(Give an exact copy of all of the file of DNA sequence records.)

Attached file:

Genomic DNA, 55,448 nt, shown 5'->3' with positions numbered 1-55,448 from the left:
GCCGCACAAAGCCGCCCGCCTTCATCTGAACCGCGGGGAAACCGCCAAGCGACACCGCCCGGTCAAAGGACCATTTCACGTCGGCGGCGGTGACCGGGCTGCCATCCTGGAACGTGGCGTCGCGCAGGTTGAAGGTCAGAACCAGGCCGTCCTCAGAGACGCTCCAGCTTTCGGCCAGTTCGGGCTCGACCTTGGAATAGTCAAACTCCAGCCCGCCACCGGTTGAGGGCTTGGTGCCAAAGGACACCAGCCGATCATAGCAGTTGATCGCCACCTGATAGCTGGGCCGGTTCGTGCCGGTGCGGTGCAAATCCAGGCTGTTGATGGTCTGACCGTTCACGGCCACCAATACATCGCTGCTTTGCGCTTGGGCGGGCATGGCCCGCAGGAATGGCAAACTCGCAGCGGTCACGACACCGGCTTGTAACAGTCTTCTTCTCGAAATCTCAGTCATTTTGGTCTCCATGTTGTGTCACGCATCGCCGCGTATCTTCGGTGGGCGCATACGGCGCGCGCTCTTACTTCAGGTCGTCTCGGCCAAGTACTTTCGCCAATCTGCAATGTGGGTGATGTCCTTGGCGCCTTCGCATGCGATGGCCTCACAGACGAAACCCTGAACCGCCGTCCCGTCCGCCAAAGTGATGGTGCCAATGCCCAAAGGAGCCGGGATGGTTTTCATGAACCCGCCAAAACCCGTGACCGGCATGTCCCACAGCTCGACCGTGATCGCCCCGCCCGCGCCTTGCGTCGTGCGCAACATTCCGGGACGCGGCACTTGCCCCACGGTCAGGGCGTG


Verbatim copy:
Genomic DNA, 55,448 nt, shown 5'->3' with positions numbered 1-55,448 from the left:
GCCGCACAAAGCCGCCCGCCTTCATCTGAACCGCGGGGAAACCGCCAAGCGACACCGCCCGGTCAAAGGACCATTTCACGTCGGCGGCGGTGACCGGGCTGCCATCCTGGAACGTGGCGTCGCGCAGGTTGAAGGTCAGAACCAGGCCGTCCTCAGAGACGCTCCAGCTTTCGGCCAGTTCGGGCTCGACCTTGGAATAGTCAAACTCCAGCCCGCCACCGGTTGAGGGCTTGGTGCCAAAGGACACCAGCCGATCATAGCAGTTGATCGCCACCTGATAGCTGGGCCGGTTCGTGCCGGTGCGGTGCAAATCCAGGCTGTTGATGGTCTGACCGTTCACGGCCACCAATACATCGCTGCTTTGCGCTTGGGCGGGCATGGCCCGCAGGAATGGCAAACTCGCAGCGGTCACGACACCGGCTTGTAACAGTCTTCTTCTCGAAATCTCAGTCATTTTGGTCTCCATGTTGTGTCACGCATCGCCGCGTATCTTCGGTGGGCGCATACGGCGCGCGCTCTTACTTCAGGTCGTCTCGGCCAAGTACTTTCGCCAATCTGCAATGTGGGTGATGTCCTTGGCGCCTTCGCATGCGATGGCCTCACAGACGAAACCCTGAACCGCCGTCCCGTCCGCCAAAGTGATGGTGCCAATGCCCAAAGGAGCCGGGATGGTTTTCATGAACCCGCCAAAACCCGTGACCGGCATGTCCCACAGCTCGACCGTGATCGCCCCGCCCGCGCCTTGCGTCGTGCGCAACATTCCGGGACGCGGCACTTGCCCCACGGTCAGGGCGTG